Old or young, the mere sight of the fearsome creatures that once roamed Russia is guaranteed to induce goose bumps. The skull of a sabre-tooth tiger is unnervingly life-like— its intact canines seem to glisten with saliva— even the skeleton of an extinct species of moose is positively hair- raising in all its 4.5 meters from hoof to antler-tip. Naturally, the museum has its stock of Siberian woolly mammoths, and a giant rhino adds an exotic twist to the otherwise distinctly Russian collection.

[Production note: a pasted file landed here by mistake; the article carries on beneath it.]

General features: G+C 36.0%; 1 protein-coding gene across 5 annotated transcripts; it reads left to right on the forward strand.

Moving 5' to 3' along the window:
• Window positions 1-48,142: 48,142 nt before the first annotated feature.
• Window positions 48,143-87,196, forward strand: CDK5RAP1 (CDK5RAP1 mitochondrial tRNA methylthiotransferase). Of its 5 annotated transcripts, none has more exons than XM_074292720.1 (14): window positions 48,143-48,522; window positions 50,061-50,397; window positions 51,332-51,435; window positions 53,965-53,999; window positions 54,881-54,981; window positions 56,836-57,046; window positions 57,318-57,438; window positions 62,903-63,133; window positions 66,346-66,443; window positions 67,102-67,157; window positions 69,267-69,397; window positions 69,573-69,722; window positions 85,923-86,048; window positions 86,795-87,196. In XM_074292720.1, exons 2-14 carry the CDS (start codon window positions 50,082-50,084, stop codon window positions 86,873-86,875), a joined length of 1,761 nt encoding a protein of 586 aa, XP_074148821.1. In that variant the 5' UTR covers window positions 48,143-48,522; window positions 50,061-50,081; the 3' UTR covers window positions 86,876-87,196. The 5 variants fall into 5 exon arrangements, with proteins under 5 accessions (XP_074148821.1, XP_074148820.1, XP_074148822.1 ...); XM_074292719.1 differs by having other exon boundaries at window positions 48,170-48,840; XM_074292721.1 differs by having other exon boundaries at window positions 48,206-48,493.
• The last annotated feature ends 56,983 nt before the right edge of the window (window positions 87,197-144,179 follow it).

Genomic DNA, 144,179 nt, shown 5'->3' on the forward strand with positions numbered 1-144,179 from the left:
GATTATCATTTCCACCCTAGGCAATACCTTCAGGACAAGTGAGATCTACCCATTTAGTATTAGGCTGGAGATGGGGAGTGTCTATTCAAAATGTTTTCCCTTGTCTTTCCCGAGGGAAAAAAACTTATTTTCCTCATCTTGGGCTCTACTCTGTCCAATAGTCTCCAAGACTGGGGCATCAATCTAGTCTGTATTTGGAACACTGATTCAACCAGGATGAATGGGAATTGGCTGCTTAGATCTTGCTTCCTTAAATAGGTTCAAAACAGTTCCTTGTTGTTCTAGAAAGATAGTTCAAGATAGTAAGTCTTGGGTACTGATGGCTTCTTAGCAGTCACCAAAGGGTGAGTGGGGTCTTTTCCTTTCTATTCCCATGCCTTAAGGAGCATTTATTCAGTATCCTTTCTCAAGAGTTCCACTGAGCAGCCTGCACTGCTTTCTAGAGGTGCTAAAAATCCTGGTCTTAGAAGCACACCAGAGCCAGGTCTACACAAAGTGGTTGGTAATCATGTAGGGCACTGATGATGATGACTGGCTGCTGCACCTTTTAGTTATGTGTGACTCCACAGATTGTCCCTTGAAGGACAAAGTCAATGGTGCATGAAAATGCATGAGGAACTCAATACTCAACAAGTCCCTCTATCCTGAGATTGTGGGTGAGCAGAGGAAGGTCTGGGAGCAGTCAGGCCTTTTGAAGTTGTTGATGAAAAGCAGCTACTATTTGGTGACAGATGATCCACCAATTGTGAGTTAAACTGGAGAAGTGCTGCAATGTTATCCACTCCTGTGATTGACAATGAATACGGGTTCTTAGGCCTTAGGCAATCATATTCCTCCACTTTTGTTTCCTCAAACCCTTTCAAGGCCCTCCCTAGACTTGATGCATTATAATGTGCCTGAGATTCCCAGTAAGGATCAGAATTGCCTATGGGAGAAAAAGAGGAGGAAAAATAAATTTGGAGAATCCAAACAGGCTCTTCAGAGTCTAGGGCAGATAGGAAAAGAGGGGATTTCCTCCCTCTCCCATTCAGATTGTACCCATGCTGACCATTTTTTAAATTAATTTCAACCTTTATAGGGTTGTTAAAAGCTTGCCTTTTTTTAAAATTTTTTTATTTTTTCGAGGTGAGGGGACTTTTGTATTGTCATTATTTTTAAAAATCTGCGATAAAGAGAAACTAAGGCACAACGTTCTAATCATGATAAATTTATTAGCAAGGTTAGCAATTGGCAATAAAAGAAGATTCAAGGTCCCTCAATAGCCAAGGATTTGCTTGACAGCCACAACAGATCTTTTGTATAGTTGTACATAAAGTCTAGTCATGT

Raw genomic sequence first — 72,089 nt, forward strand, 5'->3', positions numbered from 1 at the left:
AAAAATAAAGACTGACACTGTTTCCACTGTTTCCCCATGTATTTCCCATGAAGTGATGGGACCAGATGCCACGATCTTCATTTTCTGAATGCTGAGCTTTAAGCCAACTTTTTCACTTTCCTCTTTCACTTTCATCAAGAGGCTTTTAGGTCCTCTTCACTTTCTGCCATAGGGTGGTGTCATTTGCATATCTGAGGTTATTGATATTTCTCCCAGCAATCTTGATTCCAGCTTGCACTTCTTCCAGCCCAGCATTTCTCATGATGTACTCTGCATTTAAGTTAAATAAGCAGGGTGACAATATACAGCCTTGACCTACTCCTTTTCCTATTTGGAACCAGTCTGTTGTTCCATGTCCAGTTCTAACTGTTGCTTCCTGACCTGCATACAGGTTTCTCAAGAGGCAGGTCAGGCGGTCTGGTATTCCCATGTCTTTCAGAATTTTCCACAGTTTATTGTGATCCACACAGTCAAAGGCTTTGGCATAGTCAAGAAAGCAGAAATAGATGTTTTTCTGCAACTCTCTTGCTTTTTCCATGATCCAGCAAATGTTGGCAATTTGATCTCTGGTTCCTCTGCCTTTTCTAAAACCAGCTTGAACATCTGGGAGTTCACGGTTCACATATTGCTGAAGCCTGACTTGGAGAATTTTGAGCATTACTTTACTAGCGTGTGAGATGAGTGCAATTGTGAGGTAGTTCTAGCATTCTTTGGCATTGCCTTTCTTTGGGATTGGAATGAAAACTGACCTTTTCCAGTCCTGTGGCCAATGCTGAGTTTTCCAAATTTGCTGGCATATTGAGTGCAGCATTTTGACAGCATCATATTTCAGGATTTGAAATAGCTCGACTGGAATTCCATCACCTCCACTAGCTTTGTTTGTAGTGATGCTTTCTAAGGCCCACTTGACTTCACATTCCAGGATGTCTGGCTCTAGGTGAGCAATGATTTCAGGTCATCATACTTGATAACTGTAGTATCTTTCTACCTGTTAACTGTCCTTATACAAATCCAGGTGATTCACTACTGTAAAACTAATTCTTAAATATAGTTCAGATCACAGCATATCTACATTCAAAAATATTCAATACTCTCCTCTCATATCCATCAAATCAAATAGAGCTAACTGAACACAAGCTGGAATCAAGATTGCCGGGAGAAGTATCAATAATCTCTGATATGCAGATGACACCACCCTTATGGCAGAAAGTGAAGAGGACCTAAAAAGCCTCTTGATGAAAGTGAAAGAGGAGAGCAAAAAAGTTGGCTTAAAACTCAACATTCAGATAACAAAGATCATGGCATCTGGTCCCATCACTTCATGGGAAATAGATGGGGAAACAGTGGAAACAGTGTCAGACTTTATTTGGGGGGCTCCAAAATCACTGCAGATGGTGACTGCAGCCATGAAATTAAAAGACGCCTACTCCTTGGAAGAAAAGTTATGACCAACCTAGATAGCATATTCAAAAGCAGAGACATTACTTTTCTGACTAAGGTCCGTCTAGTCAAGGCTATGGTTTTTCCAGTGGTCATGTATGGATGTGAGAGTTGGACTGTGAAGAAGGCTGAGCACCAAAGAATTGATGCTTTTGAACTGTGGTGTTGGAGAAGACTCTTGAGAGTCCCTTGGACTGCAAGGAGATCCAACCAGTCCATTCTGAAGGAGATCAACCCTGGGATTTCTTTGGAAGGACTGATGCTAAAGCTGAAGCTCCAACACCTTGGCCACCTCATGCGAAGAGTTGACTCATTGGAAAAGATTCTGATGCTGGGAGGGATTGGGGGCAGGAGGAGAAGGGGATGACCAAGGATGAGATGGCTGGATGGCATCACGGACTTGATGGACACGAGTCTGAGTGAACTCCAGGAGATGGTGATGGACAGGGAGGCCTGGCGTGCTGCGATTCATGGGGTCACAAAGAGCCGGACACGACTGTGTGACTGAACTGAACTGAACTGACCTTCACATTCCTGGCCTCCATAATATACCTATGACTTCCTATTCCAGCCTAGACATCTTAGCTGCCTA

BIG seems the only apt word to describe the Orlov Palaeontological Museum’s dinosaur exhibition. The variety and sheer size of the skeletons and casts sprawling through the halls will set even the heads of dino-experts spinning. With giant therizinosaurus claws, 11 ton saurolophus skeletons, juvenile tarbosaurus skulls, therapsids from Perm, otherworldly fossilized eggs and a 21 metre diplodocus cast presented to the last Tsar, Moscow’s most overlooked museum could rival the likes of London’s Natural History Museum.
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